Mirror of Justice

A blog dedicated to the development of Catholic legal theory.
Affiliated with the Program on Church, State & Society at Notre Dame Law School.

Saturday, October 23, 2010

Composition, Place, and Intelligence

In my Natural Law and Natural Rights course, I rely on the repetitio of three points: that the human person is intelligent (intelligence); that the world and what it contains is intelligible (place); and that the combination of these two components enable the community of human persons to formulate norms by which they live their lives in common (composition). I have just come across an episode at Boston College which will be an illustration of the improper and proper appropriation of this repetitio.

Over the past several days some interesting developments addressing the elements of this repetitio have taken place at Boston College. On October 13, Lindsey Hennawi wrote about her unrecognized organization’s, the Boston College Students for Sexual Health (BCSSH), project of handing free condoms out to students on a sidewalk adjacent to the university in the student newspaper The Heights. [Here] In writing this essay, Ms. Hennawi argues that “We do not do these things in spite of our place at a Jesuit institution, but in keeping with it. It is expressly because we have the privilege of attending a University so dedicated to the development of the self—both the body and the soul—that we find it both appropriate and necessary to advocate for these sexual health issues that are an integral aspect of that process.” Ms. Hennawi further argues that the BCSSH “respects and works within the framework of BC’s Catholic tradition, but we refuse to accept that it must invariably bar us from pursuing an open dialogue and concrete action around this issue.” Well, there you have it: a new definition of what it means to be Catholic. I find this approach to developing norms for an institution that attempts to present an image of being Catholic as a pure exercise of the will that neglects the intellect and, therefore, intelligence and that which is intelligible surrounding the matter. The norms that BCSSH are pressuring BC to adopt are flawed in my opinion.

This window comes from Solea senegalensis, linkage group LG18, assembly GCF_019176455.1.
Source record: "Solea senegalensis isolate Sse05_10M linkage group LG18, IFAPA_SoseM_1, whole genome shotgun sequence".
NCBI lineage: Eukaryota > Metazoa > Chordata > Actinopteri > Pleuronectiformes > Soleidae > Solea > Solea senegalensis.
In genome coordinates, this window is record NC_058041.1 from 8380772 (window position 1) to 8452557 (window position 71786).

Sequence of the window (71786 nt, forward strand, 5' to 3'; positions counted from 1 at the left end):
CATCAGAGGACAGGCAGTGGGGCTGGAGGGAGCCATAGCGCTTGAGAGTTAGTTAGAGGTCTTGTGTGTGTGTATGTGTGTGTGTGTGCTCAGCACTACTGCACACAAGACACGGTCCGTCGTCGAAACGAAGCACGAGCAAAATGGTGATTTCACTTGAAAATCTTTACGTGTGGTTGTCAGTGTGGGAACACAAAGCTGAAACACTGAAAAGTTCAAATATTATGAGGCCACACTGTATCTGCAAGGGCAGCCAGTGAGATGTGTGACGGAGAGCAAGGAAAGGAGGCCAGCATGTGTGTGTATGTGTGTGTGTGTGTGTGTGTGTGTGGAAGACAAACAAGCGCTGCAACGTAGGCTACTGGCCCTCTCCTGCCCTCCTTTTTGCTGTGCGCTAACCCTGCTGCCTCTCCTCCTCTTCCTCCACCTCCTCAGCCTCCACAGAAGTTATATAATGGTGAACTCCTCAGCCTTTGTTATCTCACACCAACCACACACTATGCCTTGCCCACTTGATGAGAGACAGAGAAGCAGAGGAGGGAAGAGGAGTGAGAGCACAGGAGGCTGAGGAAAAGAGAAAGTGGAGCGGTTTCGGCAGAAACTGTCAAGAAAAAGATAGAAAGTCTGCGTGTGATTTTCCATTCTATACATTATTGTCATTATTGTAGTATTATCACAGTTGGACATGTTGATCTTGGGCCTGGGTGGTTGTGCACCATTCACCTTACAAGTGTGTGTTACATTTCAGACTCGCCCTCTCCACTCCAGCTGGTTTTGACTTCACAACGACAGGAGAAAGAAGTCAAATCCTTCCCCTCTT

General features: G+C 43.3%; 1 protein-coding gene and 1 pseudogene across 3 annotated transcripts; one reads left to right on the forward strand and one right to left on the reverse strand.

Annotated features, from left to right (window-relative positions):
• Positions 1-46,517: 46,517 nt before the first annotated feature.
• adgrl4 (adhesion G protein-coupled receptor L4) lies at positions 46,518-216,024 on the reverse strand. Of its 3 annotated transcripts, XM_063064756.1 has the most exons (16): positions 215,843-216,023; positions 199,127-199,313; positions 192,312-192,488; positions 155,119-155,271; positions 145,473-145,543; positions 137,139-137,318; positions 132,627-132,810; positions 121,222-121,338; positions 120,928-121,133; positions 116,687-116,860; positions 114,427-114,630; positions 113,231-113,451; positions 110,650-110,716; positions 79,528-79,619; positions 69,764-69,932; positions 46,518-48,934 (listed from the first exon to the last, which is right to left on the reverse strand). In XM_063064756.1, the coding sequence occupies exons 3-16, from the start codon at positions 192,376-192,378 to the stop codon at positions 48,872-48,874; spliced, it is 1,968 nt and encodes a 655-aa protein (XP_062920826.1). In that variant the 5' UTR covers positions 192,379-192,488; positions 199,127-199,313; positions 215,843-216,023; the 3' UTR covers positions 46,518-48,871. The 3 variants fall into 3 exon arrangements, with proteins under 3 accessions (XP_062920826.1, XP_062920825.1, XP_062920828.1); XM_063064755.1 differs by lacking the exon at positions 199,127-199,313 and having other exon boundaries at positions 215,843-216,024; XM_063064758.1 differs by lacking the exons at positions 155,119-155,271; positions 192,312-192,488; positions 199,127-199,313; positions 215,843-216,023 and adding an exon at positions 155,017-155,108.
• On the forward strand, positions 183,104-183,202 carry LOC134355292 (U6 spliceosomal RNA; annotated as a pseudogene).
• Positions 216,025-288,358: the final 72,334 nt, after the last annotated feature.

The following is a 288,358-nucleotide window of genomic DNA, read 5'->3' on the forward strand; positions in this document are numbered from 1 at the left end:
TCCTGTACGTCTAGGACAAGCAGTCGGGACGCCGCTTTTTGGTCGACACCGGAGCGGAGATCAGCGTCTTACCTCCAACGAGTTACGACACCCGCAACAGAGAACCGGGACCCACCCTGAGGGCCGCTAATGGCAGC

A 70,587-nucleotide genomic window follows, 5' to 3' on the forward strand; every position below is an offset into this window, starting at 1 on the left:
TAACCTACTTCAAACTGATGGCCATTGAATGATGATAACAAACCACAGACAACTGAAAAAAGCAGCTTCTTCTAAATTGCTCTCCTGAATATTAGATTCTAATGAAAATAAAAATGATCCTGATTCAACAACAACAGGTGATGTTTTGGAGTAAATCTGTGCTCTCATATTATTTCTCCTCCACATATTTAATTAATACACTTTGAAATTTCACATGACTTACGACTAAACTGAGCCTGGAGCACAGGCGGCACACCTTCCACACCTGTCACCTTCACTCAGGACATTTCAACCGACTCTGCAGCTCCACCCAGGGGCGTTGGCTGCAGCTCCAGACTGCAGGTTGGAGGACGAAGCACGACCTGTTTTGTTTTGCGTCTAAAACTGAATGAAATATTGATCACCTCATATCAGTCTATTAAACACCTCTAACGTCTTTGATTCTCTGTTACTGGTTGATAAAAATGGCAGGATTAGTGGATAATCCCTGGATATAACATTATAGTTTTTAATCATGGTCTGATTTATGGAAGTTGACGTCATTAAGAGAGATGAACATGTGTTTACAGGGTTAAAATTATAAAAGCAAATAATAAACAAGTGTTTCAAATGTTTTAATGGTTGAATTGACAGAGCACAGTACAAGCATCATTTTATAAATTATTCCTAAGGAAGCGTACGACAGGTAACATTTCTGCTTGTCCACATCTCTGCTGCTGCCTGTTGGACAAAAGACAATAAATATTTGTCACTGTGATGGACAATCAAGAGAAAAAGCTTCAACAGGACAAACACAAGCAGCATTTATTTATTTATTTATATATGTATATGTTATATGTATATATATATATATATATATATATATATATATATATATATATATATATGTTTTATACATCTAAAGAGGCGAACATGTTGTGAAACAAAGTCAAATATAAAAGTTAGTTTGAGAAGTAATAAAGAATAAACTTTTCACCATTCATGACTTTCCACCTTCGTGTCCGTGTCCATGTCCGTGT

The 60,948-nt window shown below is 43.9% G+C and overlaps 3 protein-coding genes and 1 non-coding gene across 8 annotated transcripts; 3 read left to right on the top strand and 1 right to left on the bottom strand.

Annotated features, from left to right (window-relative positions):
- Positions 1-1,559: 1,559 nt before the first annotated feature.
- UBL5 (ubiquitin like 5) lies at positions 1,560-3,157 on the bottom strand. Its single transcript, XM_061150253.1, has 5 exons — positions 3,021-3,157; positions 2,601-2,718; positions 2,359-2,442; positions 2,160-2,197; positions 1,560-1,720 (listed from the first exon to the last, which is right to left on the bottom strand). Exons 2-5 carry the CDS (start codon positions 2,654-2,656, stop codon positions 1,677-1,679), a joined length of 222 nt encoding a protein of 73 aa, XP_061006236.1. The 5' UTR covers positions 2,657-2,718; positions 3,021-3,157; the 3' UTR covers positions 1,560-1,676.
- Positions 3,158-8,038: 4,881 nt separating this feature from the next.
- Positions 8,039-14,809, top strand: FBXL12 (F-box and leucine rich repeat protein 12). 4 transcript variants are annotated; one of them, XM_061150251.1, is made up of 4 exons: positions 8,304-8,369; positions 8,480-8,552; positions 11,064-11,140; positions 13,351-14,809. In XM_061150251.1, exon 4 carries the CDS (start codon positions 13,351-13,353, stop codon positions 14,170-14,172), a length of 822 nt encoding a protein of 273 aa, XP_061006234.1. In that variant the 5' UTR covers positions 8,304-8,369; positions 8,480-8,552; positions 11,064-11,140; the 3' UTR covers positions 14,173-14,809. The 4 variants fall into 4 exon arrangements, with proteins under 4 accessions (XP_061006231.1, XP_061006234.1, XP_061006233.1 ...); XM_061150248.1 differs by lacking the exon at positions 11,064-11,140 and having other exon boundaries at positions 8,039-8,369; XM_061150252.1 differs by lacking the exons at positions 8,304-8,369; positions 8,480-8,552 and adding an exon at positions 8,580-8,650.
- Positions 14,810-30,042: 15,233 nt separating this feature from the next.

Ms. Hennawi continues by expressing disagreement with a colloquy she had with a Jesuit resident chaplain, Fr. Chris Collins. She indicates that she has “never before been accused of degrading students’ dignity, nor told I am less than human, I was taken aback by this attack on my freedom to educate students and my personal freedom in making informed decisions related to sexuality.” Well, I guess there is always a first time, and, given the context, the exchange was long overdue. She then asserts that “students turned down life-saving health materials because they were intimidated by a University figure employed to support and guide them. [italics by Araujo] Whether this was his intent, this Jesuit’s actions directly infringed not just upon students’ personal comfort, but also their very freedom to make decisions for themselves. In so doing, he jeopardized students’ health and safety.” While Hennawi took to task Collins’s intervention, she concluded her article by stating, “I am more than ever committed to the BCSSH mission... This Jesuit accused us of being ‘animals’ who ignore the consequences of our actions... Our health and safety are too important. Please consider this letter an open offer to the BC community to engage in conversation and meaningful dialogue. We hope that as a community we can respect students’ rights to pursue choices about their health in a judgment-free environment. Human dignity and respect for the self means nothing without respect for others.”